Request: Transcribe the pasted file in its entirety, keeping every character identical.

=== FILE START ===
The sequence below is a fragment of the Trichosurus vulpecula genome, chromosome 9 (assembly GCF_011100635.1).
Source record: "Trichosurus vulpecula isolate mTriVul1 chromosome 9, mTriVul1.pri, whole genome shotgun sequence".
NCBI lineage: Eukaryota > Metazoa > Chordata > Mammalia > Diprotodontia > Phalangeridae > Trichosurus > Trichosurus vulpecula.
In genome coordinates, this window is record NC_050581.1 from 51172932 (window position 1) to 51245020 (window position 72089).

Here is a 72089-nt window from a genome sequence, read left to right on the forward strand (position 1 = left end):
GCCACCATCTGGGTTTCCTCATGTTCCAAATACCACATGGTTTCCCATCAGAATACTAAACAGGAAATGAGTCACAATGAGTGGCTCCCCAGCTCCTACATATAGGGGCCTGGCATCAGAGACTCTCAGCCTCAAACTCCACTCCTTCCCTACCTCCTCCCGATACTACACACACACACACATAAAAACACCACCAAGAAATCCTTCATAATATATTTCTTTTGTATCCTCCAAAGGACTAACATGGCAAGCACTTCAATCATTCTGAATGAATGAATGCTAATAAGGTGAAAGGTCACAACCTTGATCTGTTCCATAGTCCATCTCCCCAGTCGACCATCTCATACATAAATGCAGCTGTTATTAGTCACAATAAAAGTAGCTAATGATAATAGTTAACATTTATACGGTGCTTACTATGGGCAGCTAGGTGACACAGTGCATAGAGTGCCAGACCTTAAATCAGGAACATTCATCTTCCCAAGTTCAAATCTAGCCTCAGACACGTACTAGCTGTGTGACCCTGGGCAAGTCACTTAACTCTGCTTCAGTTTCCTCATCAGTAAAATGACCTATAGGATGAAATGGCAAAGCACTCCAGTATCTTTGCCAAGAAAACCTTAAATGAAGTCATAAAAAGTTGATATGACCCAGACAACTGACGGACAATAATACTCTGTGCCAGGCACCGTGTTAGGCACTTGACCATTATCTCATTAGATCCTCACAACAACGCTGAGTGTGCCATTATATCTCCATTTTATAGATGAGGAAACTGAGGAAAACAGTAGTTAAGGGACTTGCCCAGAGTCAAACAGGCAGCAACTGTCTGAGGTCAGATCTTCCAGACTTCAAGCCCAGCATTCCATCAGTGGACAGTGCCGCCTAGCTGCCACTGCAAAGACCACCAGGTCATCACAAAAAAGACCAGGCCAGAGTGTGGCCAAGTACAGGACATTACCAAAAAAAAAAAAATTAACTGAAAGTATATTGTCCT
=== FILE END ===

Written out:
The sequence below is a fragment of the Trichosurus vulpecula genome, chromosome 9 (assembly GCF_011100635.1).
Source record: "Trichosurus vulpecula isolate mTriVul1 chromosome 9, mTriVul1.pri, whole genome shotgun sequence".
NCBI lineage: Eukaryota > Metazoa > Chordata > Mammalia > Diprotodontia > Phalangeridae > Trichosurus > Trichosurus vulpecula.
In genome coordinates, this window is record NC_050581.1 from 51172932 (window position 1) to 51245020 (window position 72089).

Here is a 72089-nt window from a genome sequence, read left to right on the forward strand (position 1 = left end):
GCCACCATCTGGGTTTCCTCATGTTCCAAATACCACATGGTTTCCCATCAGAATACTAAACAGGAAATGAGTCACAATGAGTGGCTCCCCAGCTCCTACATATAGGGGCCTGGCATCAGAGACTCTCAGCCTCAAACTCCACTCCTTCCCTACCTCCTCCCGATACTACACACACACACACATAAAAACACCACCAAGAAATCCTTCATAATATATTTCTTTTGTATCCTCCAAAGGACTAACATGGCAAGCACTTCAATCATTCTGAATGAATGAATGCTAATAAGGTGAAAGGTCACAACCTTGATCTGTTCCATAGTCCATCTCCCCAGTCGACCATCTCATACATAAATGCAGCTGTTATTAGTCACAATAAAAGTAGCTAATGATAATAGTTAACATTTATACGGTGCTTACTATGGGCAGCTAGGTGACACAGTGCATAGAGTGCCAGACCTTAAATCAGGAACATTCATCTTCCCAAGTTCAAATCTAGCCTCAGACACGTACTAGCTGTGTGACCCTGGGCAAGTCACTTAACTCTGCTTCAGTTTCCTCATCAGTAAAATGACCTATAGGATGAAATGGCAAAGCACTCCAGTATCTTTGCCAAGAAAACCTTAAATGAAGTCATAAAAAGTTGATATGACCCAGACAACTGACGGACAATAATACTCTGTGCCAGGCACCGTGTTAGGCACTTGACCATTATCTCATTAGATCCTCACAACAACGCTGAGTGTGCCATTATATCTCCATTTTATAGATGAGGAAACTGAGGAAAACAGTAGTTAAGGGACTTGCCCAGAGTCAAACAGGCAGCAACTGTCTGAGGTCAGATCTTCCAGACTTCAAGCCCAGCATTCCATCAGTGGACAGTGCCGCCTAGCTGCCACTGCAAAGACCACCAGGTCATCACAAAAAAGACCAGGCCAGAGTGTGGCCAAGTACAGGACATTACCAAAAAAAAAAAAATTAACTGAAAGTATATTGTCCT